“Is there room for improvement? Absolutely,” Lord said. “We really need to focus on not separating the microchip implantation process from registration. Veterinarians have a great opportunity at an annual wellness exam to scan a microchip and remind the owner of the need to keep information up to date in the registry. Likewise, when shelters implant microchips, they need to tell an adopter how it works and make sure information is in the registry before the animal leaves the building.”
In cases in the study in which owners were not found, the reasons included incorrect or disconnected phone numbers (35.4 percent), owners’ failure to return phone calls or respond to letters (24.3 percent), unregistered microchips (9.8 percent) or microchips registered in a database that differed from the manufacturer (17.2 percent).
Most people who obtain a microchip for their pet register their contact information with the chip’s manufacturer, Lord said. But a pet owner also can register with another company. In addition, many animal shelters keep their own microchip registry databases.
Because of these multiple registration options, Lord said a new Web site developed by the American Animal Hospital Association, http://petmicrochiplookup.org, is likely to further improve the chances that owners of lost animals with microchips will be found. The site, launched in late September, performs a real-time lookup of a microchip number and determines which company has a registry for that microchip.
“The site will tell users that a microchip is registered with a specific database and list the registry number to call. And then you know you’ve got a hit,” Lord said. “This is an important development because it’s an easy-to-access, single place to find out where microchips are registered.”
She said that three of the six major registries in the United States are working with the organization, and additional participation is expected soon.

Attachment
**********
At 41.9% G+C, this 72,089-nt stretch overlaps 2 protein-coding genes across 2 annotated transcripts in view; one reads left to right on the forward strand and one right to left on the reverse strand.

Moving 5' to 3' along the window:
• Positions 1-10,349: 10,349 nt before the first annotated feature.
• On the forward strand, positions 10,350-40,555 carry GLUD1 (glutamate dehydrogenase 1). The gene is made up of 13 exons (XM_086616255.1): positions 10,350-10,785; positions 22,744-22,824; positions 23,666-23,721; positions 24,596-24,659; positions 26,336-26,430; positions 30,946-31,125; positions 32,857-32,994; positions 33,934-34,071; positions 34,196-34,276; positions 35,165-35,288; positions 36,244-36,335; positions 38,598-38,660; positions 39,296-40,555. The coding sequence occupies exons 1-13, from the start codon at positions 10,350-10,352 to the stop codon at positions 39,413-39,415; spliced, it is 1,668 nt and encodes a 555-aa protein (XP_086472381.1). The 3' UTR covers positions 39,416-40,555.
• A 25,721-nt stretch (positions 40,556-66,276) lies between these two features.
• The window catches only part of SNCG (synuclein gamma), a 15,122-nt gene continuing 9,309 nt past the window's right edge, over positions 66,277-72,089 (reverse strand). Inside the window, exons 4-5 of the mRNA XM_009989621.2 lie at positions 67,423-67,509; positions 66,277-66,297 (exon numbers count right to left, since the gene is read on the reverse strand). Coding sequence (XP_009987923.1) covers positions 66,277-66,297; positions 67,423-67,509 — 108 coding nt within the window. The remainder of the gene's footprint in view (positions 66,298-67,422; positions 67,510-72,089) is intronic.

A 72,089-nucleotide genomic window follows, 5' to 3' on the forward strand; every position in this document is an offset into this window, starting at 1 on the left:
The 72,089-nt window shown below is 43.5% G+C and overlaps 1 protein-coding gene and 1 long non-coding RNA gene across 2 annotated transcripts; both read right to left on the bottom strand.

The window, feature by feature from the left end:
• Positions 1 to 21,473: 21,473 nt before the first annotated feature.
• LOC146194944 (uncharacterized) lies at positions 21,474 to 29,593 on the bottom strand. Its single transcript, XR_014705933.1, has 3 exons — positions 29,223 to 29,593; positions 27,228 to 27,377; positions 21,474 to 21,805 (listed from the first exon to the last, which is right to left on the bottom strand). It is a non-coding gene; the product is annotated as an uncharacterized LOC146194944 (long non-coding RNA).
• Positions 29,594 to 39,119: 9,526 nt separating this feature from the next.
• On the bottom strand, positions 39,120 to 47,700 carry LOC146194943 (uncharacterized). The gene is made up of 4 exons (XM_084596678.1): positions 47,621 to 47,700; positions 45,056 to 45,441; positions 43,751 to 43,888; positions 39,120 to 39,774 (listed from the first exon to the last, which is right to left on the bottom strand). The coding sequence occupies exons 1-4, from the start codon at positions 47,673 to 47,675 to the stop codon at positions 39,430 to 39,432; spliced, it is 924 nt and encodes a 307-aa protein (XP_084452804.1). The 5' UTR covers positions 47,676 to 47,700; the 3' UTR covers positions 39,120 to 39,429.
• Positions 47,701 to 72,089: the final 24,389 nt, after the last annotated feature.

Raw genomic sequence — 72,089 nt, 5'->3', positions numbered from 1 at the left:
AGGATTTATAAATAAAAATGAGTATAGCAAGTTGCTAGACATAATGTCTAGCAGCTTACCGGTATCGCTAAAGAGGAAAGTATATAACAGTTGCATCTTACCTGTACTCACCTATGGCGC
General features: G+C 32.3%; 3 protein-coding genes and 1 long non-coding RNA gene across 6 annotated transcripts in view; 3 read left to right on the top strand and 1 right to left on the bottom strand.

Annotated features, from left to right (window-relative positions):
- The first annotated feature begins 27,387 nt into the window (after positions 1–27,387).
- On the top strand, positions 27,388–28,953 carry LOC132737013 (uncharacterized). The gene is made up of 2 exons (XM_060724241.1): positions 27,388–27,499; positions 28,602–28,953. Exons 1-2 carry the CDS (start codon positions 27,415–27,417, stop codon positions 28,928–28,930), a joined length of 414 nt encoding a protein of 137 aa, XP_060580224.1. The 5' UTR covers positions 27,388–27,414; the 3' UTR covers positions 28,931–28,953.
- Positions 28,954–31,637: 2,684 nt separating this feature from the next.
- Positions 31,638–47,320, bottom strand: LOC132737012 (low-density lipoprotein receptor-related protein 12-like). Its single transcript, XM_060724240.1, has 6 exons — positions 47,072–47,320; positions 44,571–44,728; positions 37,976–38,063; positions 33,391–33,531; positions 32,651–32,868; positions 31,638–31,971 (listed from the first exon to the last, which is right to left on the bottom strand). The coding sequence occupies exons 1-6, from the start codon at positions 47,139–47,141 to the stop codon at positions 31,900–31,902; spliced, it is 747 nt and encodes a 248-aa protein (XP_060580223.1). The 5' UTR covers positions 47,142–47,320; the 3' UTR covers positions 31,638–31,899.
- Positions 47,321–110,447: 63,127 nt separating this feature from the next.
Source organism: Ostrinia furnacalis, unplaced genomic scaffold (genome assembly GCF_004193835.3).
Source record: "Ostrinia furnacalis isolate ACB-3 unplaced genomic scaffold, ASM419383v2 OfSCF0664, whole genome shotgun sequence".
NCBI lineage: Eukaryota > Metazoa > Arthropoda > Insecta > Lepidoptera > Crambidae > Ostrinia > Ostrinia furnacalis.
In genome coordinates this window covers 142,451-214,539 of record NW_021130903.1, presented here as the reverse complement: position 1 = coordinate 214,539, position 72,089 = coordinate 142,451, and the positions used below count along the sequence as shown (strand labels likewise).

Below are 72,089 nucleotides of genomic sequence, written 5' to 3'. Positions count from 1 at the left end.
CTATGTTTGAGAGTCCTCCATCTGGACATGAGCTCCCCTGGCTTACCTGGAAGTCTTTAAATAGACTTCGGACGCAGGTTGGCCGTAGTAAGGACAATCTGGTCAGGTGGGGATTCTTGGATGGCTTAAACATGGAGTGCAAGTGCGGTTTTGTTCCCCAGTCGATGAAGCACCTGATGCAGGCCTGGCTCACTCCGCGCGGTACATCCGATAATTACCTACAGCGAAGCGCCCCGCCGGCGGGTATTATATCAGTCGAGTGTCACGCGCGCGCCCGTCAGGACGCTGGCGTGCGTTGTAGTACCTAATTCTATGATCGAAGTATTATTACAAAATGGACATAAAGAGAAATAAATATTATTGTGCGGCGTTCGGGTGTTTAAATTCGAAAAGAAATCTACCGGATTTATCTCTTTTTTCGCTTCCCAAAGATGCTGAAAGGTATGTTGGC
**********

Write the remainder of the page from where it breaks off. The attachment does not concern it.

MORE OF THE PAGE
On average, only 1.8 percent of all stray dogs and cats taken to participating shelters had microchips. Lord said that though good statistics do not exist, veterinary experts estimate that microchips are used in between 5 percent and 8 percent of animals in the United States ““ mostly dogs, cats and horses.
“The number of microchipped pets will only grow,” Lord said, in part because animal shelters are increasing the practice of implanting microchips in every animal they adopt out to a new home.
“Shelters and veterinarians feel very strongly about doing everything they can to secure the human-animal bond,” Lord said. “Similarly, one of the paradigm shifts I am trying to accomplish is that if I as a veterinarian am trying to protect that pet and preserve that bond, keeping an animal in a home is a critical component. One component of the wellness conversation should be about identification options.”
The estimated cost to implant and register a microchip ranges from about $25 to $75, depending on where the service is performed.
Lord conducted this work with co-authors Walter Ingwersen of the pharmaceutical company Boehringer Ingelheim Canada’s Vetmedica Division; Janet Gray, a Redmond, Wash., veterinarian; and David Wintz of the Larimer Humane Society in Fort Collins, Colo. Ingwersen is a consultant for PetHealth Inc., the parent company of a microchip manufacturer. Lord has been a sponsored speaker at veterinary meetings by Bayer Animal Health and Intervet Schering-Plough Inc.
Written by Emily Caldwell, Ohio State University
On the Net: